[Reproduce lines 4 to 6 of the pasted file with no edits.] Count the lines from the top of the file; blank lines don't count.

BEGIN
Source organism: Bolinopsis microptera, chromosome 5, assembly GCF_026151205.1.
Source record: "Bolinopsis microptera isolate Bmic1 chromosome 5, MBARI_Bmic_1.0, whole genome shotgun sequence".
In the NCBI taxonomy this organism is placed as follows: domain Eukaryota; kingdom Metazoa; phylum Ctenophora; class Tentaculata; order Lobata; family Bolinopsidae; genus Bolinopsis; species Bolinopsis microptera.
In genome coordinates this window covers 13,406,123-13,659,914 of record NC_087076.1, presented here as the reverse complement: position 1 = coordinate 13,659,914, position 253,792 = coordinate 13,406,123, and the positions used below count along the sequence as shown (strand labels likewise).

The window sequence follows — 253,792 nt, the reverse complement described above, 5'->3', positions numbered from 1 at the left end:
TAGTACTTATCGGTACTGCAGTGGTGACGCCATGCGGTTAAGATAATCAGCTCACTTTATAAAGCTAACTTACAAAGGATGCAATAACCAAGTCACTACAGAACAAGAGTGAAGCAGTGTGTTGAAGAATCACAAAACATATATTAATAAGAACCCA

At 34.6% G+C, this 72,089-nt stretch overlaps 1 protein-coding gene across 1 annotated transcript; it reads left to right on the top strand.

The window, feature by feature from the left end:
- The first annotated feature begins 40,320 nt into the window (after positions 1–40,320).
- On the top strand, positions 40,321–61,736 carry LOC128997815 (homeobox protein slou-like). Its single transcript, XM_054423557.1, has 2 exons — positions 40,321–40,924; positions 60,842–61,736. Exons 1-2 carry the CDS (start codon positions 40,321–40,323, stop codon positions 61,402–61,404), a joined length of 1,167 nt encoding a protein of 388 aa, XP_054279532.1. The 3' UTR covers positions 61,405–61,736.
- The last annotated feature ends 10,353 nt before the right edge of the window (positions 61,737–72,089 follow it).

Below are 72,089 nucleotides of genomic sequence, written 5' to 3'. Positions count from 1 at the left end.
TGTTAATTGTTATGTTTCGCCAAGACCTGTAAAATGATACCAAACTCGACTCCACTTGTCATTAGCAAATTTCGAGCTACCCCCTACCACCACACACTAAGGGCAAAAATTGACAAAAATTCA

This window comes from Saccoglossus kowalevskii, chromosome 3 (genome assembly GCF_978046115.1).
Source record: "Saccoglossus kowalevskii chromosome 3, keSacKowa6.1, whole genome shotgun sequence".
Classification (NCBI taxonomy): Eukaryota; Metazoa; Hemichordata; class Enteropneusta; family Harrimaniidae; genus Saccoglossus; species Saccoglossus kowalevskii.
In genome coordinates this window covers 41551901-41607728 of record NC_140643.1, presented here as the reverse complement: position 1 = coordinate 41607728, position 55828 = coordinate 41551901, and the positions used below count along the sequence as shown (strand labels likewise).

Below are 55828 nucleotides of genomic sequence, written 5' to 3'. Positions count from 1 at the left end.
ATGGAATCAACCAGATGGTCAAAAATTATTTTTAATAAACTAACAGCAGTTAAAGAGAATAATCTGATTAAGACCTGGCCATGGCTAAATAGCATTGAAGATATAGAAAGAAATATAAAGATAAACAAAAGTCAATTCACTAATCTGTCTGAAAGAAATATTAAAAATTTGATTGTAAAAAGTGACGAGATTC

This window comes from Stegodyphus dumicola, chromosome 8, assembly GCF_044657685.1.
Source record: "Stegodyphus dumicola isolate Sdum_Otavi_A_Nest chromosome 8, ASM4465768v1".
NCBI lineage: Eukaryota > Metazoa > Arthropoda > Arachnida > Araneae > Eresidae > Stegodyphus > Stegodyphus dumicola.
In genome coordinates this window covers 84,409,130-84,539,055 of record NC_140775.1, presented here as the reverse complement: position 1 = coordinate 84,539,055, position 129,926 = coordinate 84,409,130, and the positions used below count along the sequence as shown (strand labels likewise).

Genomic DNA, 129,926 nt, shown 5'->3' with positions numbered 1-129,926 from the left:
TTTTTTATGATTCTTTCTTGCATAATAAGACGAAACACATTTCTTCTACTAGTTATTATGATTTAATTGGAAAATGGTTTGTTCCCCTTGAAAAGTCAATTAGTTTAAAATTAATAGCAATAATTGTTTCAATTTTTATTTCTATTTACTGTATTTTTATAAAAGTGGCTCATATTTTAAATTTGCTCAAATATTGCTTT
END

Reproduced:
In genome coordinates this window covers 13,406,123-13,659,914 of record NC_087076.1, presented here as the reverse complement: position 1 = coordinate 13,659,914, position 253,792 = coordinate 13,406,123, and the positions used below count along the sequence as shown (strand labels likewise).

The window sequence follows — 253,792 nt, the reverse complement described above, 5'->3', positions numbered from 1 at the left end:
TAGTACTTATCGGTACTGCAGTGGTGACGCCATGCGGTTAAGATAATCAGCTCACTTTATAAAGCTAACTTACAAAGGATGCAATAACCAAGTCACTACAGAACAAGAGTGAAGCAGTGTGTTGAAGAATCACAAAACATATATTAATAAGAACCCA